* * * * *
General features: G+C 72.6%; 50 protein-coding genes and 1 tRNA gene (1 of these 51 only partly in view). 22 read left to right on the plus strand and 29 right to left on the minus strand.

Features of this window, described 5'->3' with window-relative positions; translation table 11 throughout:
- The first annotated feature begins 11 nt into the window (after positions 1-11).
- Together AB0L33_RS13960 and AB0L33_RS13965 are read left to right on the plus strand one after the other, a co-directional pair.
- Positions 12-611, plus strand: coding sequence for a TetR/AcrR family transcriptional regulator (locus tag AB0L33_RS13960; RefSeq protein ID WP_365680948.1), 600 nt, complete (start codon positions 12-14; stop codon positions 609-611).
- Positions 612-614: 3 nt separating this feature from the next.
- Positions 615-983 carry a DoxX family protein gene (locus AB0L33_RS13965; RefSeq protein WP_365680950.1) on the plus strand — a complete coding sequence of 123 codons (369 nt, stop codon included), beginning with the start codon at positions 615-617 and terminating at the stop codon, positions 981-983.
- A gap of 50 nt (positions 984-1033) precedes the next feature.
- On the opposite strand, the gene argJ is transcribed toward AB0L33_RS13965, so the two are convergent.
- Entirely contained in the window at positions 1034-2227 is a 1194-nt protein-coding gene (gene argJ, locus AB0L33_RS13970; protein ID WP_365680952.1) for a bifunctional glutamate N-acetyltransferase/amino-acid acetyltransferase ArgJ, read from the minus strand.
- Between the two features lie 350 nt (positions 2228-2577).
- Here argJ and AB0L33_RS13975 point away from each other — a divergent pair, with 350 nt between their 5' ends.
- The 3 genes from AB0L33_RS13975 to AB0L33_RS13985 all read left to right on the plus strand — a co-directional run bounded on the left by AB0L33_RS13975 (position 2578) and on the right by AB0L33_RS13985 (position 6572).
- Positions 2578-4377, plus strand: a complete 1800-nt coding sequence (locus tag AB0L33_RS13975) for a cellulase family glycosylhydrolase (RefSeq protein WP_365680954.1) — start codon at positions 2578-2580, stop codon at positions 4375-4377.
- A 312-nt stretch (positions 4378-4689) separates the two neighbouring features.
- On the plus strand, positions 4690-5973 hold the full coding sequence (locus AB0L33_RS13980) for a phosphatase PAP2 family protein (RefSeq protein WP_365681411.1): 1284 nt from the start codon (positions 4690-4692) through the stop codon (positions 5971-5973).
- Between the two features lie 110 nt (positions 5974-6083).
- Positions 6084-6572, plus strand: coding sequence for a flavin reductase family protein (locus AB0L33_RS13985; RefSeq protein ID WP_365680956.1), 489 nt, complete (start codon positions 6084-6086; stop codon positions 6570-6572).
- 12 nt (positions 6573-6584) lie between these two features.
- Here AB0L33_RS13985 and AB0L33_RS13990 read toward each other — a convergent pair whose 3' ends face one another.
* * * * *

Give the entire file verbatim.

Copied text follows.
General features: G+C 72.6%; 50 protein-coding genes and 1 tRNA gene (1 of these 51 only partly in view). 22 read left to right on the plus strand and 29 right to left on the minus strand.

Features of this window, described 5'->3' with window-relative positions; translation table 11 throughout:
- The first annotated feature begins 11 nt into the window (after positions 1-11).
- Together AB0L33_RS13960 and AB0L33_RS13965 are read left to right on the plus strand one after the other, a co-directional pair.
- Positions 12-611, plus strand: coding sequence for a TetR/AcrR family transcriptional regulator (locus tag AB0L33_RS13960; RefSeq protein ID WP_365680948.1), 600 nt, complete (start codon positions 12-14; stop codon positions 609-611).
- Positions 612-614: 3 nt separating this feature from the next.
- Positions 615-983 carry a DoxX family protein gene (locus AB0L33_RS13965; RefSeq protein WP_365680950.1) on the plus strand — a complete coding sequence of 123 codons (369 nt, stop codon included), beginning with the start codon at positions 615-617 and terminating at the stop codon, positions 981-983.
- A gap of 50 nt (positions 984-1033) precedes the next feature.
- On the opposite strand, the gene argJ is transcribed toward AB0L33_RS13965, so the two are convergent.
- Entirely contained in the window at positions 1034-2227 is a 1194-nt protein-coding gene (gene argJ, locus AB0L33_RS13970; protein ID WP_365680952.1) for a bifunctional glutamate N-acetyltransferase/amino-acid acetyltransferase ArgJ, read from the minus strand.
- Between the two features lie 350 nt (positions 2228-2577).
- Here argJ and AB0L33_RS13975 point away from each other — a divergent pair, with 350 nt between their 5' ends.
- The 3 genes from AB0L33_RS13975 to AB0L33_RS13985 all read left to right on the plus strand — a co-directional run bounded on the left by AB0L33_RS13975 (position 2578) and on the right by AB0L33_RS13985 (position 6572).
- Positions 2578-4377, plus strand: a complete 1800-nt coding sequence (locus tag AB0L33_RS13975) for a cellulase family glycosylhydrolase (RefSeq protein WP_365680954.1) — start codon at positions 2578-2580, stop codon at positions 4375-4377.
- A 312-nt stretch (positions 4378-4689) separates the two neighbouring features.
- On the plus strand, positions 4690-5973 hold the full coding sequence (locus AB0L33_RS13980) for a phosphatase PAP2 family protein (RefSeq protein WP_365681411.1): 1284 nt from the start codon (positions 4690-4692) through the stop codon (positions 5971-5973).
- Between the two features lie 110 nt (positions 5974-6083).
- Positions 6084-6572, plus strand: coding sequence for a flavin reductase family protein (locus AB0L33_RS13985; RefSeq protein ID WP_365680956.1), 489 nt, complete (start codon positions 6084-6086; stop codon positions 6570-6572).
- 12 nt (positions 6573-6584) lie between these two features.
- Here AB0L33_RS13985 and AB0L33_RS13990 read toward each other — a convergent pair whose 3' ends face one another.